In this unit students will build a conceptual understanding of the relative sizes of units of measure within a single system of measurement. Students will be introduced to customary and metric units of measure (km, m, cm; kg, g; lb, oz; l, ml; hr, min, sec). Students will use place value charts, double number lines, and function tables to model the multiplicative comparison and convert units of measure from larger units to smaller units within the same system.
Unitataglance
Key concept: In a multidigit whole number, a digit in one place represents ten times what it represents in the place to the right. 
Key concept: Multiplication can be thought of as a comparison in contexts other than place value. 
Key concept: Multiplicative comparison can be used to convert units of length, mass, volume, and time. 
Key concept: Within one system of measurement, different units of measure can be used to represent the same quantity. 


Suggested pacing 
Days 15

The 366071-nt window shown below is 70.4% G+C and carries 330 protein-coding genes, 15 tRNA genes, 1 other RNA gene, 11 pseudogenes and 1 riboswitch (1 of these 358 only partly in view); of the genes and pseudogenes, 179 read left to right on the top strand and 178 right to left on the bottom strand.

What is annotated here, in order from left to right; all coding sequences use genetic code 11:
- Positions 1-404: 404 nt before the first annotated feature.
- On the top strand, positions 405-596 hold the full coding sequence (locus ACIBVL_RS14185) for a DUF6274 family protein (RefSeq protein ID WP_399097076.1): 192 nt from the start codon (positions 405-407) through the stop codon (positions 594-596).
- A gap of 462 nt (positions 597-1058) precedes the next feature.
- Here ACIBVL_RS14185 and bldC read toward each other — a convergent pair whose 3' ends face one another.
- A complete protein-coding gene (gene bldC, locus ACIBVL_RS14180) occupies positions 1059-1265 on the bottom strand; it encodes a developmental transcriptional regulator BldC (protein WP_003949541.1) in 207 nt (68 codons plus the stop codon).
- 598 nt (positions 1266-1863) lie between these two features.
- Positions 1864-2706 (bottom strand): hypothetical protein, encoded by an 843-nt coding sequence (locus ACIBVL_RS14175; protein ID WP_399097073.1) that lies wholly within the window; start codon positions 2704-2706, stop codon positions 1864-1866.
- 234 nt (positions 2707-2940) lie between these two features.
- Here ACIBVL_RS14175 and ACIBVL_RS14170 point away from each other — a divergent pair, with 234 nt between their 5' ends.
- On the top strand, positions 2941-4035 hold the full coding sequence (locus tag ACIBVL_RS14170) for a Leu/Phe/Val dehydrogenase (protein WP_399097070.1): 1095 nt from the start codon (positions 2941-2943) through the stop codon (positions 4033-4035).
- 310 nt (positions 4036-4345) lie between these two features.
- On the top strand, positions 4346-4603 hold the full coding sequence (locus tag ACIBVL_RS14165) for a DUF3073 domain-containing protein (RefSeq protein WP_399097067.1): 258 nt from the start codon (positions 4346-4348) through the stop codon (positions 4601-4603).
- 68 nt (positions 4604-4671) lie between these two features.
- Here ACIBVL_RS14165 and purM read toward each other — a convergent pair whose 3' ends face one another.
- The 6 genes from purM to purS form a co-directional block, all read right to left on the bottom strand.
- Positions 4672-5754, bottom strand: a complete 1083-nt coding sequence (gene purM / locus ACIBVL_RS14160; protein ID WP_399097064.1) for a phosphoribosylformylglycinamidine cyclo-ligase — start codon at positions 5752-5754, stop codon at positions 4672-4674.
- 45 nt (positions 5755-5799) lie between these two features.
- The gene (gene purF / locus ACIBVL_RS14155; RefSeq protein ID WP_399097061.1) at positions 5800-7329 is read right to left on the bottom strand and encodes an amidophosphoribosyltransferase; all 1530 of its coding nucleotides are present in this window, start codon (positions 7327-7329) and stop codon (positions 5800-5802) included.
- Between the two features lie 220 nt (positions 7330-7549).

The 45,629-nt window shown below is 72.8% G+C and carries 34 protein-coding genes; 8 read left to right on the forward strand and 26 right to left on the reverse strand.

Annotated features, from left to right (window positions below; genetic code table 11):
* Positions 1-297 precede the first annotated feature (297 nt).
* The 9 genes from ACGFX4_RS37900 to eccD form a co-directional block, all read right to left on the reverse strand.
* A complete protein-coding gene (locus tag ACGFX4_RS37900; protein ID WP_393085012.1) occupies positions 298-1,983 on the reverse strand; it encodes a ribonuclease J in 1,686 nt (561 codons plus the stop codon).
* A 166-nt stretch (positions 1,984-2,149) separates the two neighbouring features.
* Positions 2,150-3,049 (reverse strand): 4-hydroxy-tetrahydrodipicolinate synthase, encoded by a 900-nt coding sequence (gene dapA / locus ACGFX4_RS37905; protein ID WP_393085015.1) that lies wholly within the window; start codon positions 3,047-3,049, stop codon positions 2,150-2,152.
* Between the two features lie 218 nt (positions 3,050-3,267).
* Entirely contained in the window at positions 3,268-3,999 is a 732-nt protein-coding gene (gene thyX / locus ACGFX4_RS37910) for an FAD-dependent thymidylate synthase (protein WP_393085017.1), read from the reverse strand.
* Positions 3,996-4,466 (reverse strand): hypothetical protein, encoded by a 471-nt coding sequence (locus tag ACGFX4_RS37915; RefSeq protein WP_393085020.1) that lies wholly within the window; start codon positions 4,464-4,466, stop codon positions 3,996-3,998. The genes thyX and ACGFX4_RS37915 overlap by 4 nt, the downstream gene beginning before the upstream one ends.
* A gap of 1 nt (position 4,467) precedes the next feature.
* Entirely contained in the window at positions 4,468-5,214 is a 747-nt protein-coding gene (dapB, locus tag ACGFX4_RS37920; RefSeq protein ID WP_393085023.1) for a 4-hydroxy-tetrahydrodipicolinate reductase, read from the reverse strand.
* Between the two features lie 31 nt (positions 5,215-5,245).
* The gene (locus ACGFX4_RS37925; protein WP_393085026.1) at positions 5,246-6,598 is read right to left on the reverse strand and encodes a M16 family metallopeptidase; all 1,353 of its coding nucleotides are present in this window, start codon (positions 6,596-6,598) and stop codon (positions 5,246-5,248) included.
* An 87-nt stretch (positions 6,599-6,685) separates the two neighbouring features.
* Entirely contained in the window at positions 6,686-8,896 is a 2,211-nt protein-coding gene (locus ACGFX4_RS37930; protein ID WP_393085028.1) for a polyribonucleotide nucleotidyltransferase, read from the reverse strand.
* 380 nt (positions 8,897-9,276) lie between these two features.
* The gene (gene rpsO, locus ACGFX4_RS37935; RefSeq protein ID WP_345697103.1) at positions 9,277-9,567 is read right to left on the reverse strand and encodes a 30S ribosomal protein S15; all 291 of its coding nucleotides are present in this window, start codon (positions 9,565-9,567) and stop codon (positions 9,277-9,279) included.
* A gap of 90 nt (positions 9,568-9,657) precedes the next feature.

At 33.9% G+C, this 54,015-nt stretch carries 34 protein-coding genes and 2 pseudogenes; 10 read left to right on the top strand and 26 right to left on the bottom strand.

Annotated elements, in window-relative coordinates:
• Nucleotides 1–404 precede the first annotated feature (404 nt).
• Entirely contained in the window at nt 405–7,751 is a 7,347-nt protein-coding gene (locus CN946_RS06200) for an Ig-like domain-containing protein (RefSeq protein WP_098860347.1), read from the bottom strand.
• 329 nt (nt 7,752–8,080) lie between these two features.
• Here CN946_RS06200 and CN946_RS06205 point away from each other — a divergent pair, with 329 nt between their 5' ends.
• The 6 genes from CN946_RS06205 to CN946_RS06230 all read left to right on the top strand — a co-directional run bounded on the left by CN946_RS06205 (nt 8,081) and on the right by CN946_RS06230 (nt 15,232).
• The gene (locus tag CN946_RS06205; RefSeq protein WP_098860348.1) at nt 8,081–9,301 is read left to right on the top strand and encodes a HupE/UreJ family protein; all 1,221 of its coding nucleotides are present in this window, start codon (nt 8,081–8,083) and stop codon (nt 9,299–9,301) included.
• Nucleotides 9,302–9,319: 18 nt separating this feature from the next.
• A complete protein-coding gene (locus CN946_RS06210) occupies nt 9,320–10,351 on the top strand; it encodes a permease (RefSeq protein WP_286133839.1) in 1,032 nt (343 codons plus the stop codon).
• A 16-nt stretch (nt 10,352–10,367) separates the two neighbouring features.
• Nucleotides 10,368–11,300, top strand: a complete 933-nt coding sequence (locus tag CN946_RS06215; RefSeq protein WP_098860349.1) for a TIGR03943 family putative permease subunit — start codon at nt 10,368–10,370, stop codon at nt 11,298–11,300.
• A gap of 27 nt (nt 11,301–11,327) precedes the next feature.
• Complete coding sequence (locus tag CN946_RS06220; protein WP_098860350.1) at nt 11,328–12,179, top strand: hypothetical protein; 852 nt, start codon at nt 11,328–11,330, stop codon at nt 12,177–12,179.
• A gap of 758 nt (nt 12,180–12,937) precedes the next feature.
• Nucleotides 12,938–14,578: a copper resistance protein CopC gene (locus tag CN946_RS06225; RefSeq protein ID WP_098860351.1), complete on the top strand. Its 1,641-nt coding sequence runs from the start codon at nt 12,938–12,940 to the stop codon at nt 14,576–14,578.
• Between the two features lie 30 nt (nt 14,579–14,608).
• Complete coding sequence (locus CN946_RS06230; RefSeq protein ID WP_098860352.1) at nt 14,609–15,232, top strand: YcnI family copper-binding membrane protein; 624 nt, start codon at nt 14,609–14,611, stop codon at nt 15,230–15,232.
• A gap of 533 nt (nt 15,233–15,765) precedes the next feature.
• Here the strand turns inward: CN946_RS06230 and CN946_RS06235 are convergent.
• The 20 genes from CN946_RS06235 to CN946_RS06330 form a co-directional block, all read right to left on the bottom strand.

Days 69 
Day 10 
Days 1113 
Suggested class plan 




Additional unit information
Prior Knowledge Needed:
 100 can be thought of as a bundle of ten tens — called a "hundred”; (Grade 2, Unit 6; 2.NBT.A.1a)
 There is an inverse relationship between the size of a unit of measurement and the number of those units it takes to equal a given length; (Grade 2 Unit 2; 2.MD.A.2)
 Measure and estimate liquid volumes and masses of objects using standard units of grams (g), kilograms (kg), and liters (l); (Grade 3 Unit 14; 3.MD.A.2)
 Multiply a whole number of up to four digits by a onedigit whole number, and multiply two twodigit numbers, using strategies based on place value and the properties of operations; (Grade 4, Unit 3; 4.NBT.B.5)
Units on the Horizon:
 Solving Problems Using Multiplicative Comparison (Grade 4, Unit 8)
 Solving Measurement Problems Using the Four Operations (Grade 4, Unit 9)
 Performing Operations with Decimals (Grade 5, Unit 10)
Lessons, practice, & assessment